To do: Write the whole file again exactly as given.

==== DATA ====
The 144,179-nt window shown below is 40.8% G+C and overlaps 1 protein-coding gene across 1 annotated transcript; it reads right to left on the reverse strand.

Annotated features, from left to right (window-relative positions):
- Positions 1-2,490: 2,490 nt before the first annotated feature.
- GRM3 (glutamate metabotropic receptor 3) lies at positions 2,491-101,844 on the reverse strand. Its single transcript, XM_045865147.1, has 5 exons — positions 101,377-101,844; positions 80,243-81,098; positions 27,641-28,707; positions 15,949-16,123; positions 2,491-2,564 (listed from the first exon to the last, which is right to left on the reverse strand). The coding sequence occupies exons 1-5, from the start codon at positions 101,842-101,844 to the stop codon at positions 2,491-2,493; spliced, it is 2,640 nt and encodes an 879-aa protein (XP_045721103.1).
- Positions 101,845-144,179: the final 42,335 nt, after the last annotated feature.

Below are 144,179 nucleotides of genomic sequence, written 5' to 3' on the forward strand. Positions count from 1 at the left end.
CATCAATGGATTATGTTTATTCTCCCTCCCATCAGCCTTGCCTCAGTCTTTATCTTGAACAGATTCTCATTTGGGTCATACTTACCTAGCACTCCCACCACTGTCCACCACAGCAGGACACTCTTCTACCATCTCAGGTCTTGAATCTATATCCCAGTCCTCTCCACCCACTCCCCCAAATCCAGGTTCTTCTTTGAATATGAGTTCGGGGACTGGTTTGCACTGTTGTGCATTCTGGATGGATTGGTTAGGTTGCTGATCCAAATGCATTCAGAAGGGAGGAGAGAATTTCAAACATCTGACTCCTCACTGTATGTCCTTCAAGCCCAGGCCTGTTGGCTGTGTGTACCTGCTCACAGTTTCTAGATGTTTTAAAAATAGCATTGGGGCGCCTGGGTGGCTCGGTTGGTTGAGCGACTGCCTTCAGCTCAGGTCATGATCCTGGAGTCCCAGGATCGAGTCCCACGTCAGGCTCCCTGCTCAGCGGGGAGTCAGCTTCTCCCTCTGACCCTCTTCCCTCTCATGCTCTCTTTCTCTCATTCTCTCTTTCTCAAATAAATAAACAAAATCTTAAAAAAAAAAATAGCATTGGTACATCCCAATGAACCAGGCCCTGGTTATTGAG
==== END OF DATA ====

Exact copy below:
The 144,179-nt window shown below is 40.8% G+C and overlaps 1 protein-coding gene across 1 annotated transcript; it reads right to left on the reverse strand.

Annotated features, from left to right (window-relative positions):
- Positions 1-2,490: 2,490 nt before the first annotated feature.
- GRM3 (glutamate metabotropic receptor 3) lies at positions 2,491-101,844 on the reverse strand. Its single transcript, XM_045865147.1, has 5 exons — positions 101,377-101,844; positions 80,243-81,098; positions 27,641-28,707; positions 15,949-16,123; positions 2,491-2,564 (listed from the first exon to the last, which is right to left on the reverse strand). The coding sequence occupies exons 1-5, from the start codon at positions 101,842-101,844 to the stop codon at positions 2,491-2,493; spliced, it is 2,640 nt and encodes an 879-aa protein (XP_045721103.1).
- Positions 101,845-144,179: the final 42,335 nt, after the last annotated feature.

Below are 144,179 nucleotides of genomic sequence, written 5' to 3' on the forward strand. Positions count from 1 at the left end.
CATCAATGGATTATGTTTATTCTCCCTCCCATCAGCCTTGCCTCAGTCTTTATCTTGAACAGATTCTCATTTGGGTCATACTTACCTAGCACTCCCACCACTGTCCACCACAGCAGGACACTCTTCTACCATCTCAGGTCTTGAATCTATATCCCAGTCCTCTCCACCCACTCCCCCAAATCCAGGTTCTTCTTTGAATATGAGTTCGGGGACTGGTTTGCACTGTTGTGCATTCTGGATGGATTGGTTAGGTTGCTGATCCAAATGCATTCAGAAGGGAGGAGAGAATTTCAAACATCTGACTCCTCACTGTATGTCCTTCAAGCCCAGGCCTGTTGGCTGTGTGTACCTGCTCACAGTTTCTAGATGTTTTAAAAATAGCATTGGGGCGCCTGGGTGGCTCGGTTGGTTGAGCGACTGCCTTCAGCTCAGGTCATGATCCTGGAGTCCCAGGATCGAGTCCCACGTCAGGCTCCCTGCTCAGCGGGGAGTCAGCTTCTCCCTCTGACCCTCTTCCCTCTCATGCTCTCTTTCTCTCATTCTCTCTTTCTCAAATAAATAAACAAAATCTTAAAAAAAAAAATAGCATTGGTACATCCCAATGAACCAGGCCCTGGTTATTGAG